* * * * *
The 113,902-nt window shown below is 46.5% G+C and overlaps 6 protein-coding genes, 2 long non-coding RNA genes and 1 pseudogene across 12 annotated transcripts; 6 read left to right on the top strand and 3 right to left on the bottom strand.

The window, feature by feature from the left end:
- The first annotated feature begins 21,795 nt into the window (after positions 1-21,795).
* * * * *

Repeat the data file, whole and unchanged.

The 113,902-nt window shown below is 46.5% G+C and overlaps 6 protein-coding genes, 2 long non-coding RNA genes and 1 pseudogene across 12 annotated transcripts; 6 read left to right on the top strand and 3 right to left on the bottom strand.

The window, feature by feature from the left end:
- The first annotated feature begins 21,795 nt into the window (after positions 1-21,795).